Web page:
We overrule point of error one.
In point of error two, Till asserts the trial court erred by allowing Thomas's expert to testify about matters that were not disclosed in interrogatory responses.
Standard of Review
To obtain reversal of a judgment based upon an error of the trial court in admitting or excluding evidence, appellant must show (1) the trial court erred, and (2) the error was reasonably calculated to cause and probably did cause the rendition of an improper judgment. Gee v. Liberty Mut. Fire Ins. Co., 765 S.W.2d 394, 396 (Tex.1989). The appellate court must examine the entire record to determine whether the disputed evidence controlled the judgment. Id.
We cannot consider documents attached to an appellate brief that do not appear in the record. $429.30 v. State, 896 S.W.2d 363, 365 (Tex.App.-Houston [1st Dist.] 1995, no writ). This Court must hear and determine a case on the record as filed, and may not consider documents attached as exhibits to briefs. RWL Const., Inc. v. Erickson, 877 S.W.2d 449, 451 (Tex.App.-Houston [1st Dist.] 1994, no writ).
We cannot appraise Till's assignment of error. We must presume the proceedings and judgment below were regular and correct. Till had the burden to supply us with an appellate record demonstrating the trial court abused its discretion in admitting Dr. Baskin's testimony because Thomas did not supplement her answers as required. Christiansen v. Prezelski, 782 S.W.2d 842, 843 (Tex.1990). Till was obliged to include in the appellate record the interrogatories and answers. He did not. We must presume the missing documents would sustain the trial court's ruling. University of Texas at Austin v. Hinton, 822 S.W.2d 197, 202 (Tex.App.-Austin 1991, no writ).
Till has attached, as an appendix to his brief, Thomas's answers to interrogatories. The discovery responses, however, were not included in the record of this case on appeal. The attachment of documents as exhibits or appendices to briefs is not a formal inclusion in the record on appeal and, thus, the documents cannot be considered. Perry v. Kroger Stores Store No. 119, 741 S.W.2d 533, 534 (Tex.App.-Dallas 1987, no writ).
We overrule point of error two.
In point of error three, Till asserts the trial court erred by failing to declare a mistrial after the jury heard irrelevant and prejudicial evidence against him.
To preserve error, Till must make a valid, timely, and specific request, motion, or objection. tex.R.App. P. 33; Matter of Bates, 555 S.W.2d 420, 432 (Tex.1977); United Cab Co. v. Mason, 775 S.W.2d 783, 785 (Tex.App.-Houston [1st Dist.] 1989, writ denied.). The court's denial of a motion for mistrial will not be disturbed on appeal except on a showing of an abuse of discretion. City of Jersey Village v. Campbell, 920 S.W.2d 694, 698 (Tex.App.-Houston [1st Dist.] 1996, writ denied).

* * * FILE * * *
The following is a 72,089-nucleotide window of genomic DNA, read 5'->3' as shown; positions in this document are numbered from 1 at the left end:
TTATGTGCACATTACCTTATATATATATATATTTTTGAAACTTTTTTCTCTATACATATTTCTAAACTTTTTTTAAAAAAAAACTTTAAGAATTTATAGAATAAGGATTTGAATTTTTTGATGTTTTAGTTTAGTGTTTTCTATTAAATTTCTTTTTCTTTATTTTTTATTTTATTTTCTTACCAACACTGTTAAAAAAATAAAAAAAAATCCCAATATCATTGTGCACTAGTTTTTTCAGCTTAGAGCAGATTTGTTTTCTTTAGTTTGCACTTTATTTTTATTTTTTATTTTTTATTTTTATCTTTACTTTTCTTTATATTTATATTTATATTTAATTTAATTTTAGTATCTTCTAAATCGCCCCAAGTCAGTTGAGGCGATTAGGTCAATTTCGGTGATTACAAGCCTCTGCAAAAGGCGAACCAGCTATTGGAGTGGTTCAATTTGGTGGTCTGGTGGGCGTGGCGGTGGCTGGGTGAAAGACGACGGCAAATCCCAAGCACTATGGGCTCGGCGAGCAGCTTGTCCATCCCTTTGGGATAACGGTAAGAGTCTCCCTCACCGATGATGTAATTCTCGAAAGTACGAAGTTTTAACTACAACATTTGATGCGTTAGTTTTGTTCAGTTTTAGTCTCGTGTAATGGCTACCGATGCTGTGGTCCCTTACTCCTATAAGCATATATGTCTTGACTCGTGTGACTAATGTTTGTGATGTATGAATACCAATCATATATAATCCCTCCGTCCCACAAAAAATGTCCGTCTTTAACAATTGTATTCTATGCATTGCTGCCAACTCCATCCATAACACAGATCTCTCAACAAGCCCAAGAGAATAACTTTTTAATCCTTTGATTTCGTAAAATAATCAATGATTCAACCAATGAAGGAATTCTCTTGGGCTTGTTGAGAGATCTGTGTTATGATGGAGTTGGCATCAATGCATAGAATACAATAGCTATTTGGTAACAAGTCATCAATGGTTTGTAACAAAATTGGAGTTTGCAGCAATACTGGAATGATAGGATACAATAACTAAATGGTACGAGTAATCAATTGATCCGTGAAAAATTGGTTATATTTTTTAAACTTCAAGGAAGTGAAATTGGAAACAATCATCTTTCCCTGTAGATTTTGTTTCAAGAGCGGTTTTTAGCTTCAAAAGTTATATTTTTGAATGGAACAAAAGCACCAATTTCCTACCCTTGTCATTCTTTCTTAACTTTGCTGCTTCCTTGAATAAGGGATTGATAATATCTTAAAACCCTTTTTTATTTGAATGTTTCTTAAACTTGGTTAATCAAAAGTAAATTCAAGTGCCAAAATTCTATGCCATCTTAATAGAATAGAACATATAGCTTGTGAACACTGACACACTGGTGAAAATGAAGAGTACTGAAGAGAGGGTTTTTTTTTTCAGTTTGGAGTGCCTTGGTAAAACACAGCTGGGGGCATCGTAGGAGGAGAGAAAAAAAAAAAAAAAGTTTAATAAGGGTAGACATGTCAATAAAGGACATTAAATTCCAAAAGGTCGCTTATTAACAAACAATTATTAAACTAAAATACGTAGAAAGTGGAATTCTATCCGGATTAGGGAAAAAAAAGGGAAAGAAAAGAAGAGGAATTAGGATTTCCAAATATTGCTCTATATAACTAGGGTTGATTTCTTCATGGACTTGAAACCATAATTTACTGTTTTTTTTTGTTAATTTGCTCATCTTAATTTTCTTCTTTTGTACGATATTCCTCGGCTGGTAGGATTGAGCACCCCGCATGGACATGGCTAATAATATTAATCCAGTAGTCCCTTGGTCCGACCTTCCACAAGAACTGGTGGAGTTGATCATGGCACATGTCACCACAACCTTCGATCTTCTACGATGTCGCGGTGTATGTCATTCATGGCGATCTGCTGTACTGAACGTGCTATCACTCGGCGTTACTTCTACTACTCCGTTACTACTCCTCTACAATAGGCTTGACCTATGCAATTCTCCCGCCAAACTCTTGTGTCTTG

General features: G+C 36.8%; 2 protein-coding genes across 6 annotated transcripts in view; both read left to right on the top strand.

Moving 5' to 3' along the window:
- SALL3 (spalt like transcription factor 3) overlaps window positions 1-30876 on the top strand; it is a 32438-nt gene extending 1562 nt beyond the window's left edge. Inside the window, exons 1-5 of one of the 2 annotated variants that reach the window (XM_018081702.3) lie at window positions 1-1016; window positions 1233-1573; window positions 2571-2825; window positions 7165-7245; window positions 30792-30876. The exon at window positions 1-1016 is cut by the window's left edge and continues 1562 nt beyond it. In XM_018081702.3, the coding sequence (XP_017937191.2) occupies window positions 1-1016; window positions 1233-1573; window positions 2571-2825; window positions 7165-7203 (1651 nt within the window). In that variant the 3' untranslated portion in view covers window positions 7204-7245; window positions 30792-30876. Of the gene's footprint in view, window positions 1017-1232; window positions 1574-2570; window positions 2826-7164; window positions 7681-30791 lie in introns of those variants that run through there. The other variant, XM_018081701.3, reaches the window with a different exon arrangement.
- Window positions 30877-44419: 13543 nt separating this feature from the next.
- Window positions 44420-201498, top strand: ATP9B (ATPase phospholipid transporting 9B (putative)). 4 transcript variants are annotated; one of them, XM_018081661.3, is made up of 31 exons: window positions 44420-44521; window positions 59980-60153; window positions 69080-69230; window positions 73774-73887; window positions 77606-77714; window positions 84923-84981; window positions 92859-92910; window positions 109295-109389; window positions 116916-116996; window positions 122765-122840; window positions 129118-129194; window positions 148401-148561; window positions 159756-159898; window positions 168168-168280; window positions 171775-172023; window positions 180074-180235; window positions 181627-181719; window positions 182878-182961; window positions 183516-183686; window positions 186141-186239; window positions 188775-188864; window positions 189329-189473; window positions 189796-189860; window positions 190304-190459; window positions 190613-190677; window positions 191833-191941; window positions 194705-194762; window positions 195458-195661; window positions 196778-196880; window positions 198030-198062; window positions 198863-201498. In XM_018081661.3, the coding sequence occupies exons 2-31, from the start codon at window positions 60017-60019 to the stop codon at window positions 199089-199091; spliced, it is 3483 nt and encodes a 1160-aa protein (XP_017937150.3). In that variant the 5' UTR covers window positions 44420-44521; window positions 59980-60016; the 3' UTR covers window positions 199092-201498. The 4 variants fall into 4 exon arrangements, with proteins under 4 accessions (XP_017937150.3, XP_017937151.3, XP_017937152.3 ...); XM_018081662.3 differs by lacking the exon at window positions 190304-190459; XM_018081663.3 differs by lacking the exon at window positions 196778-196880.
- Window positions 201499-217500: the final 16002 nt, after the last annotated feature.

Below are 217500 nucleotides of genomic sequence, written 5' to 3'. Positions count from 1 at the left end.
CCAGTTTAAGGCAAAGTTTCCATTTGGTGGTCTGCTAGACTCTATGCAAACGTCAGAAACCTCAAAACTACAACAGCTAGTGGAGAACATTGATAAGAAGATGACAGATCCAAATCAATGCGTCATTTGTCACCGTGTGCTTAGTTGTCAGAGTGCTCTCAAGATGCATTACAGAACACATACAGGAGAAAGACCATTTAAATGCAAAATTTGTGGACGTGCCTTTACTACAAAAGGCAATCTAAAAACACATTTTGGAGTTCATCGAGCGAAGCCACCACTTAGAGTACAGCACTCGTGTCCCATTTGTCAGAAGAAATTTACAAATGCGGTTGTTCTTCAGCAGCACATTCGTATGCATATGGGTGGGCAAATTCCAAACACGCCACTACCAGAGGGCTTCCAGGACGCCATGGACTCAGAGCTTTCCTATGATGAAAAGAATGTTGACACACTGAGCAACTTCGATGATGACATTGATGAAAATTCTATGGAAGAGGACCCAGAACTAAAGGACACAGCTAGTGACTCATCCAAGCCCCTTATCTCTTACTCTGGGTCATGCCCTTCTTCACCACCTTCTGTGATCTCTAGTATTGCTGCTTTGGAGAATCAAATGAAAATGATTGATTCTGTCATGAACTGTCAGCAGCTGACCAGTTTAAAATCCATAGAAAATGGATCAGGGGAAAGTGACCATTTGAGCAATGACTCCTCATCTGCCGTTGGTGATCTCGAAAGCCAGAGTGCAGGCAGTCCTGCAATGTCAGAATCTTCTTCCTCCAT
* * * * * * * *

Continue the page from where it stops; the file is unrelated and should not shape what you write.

While questioning Dr. Baskin, Till's attorney asked Baskin what Till's complaints were when he was examined on June 1, 1993. Baskin responded, “Well, at that time he had been involved in a motor-vehicle accident.” The exchange between Till's attorney and the trial court immediately after Baskin's response was as follows:
Till's attorney: Objection, Your Honor.
The Court:ney: Sustained.
Till's attorney: Move for a motion, Your Honor.
The Court:ney: Overruled.
Till argues Baskin's comment violated the existing motion in limine excluding testimony about earlier motor vehicle accidents. The motion in limine, however, was not included in the appellate record and shall not be considered. See RWL Const., Inc., 877 S.W.2d at 451.
Till's attorney did not state the grounds for his objection or explain for what type of “motion” he was moving. See Haney v. Purcell Co., Inc., 796 S.W.2d 782, 789 (Tex.App.-Houston [1st Dist.] 1990, writ denied) (holding that objection must be specific enough to inform trial court of reason for objection.) There has been no showing that the trial court abused its discretion.
We overrule point of error three.
We affirm the judgment of the trial court.
1. Till did not appeal the jury's decision to award him no damages.
FRANK C. PRICE, Justice (Assigned).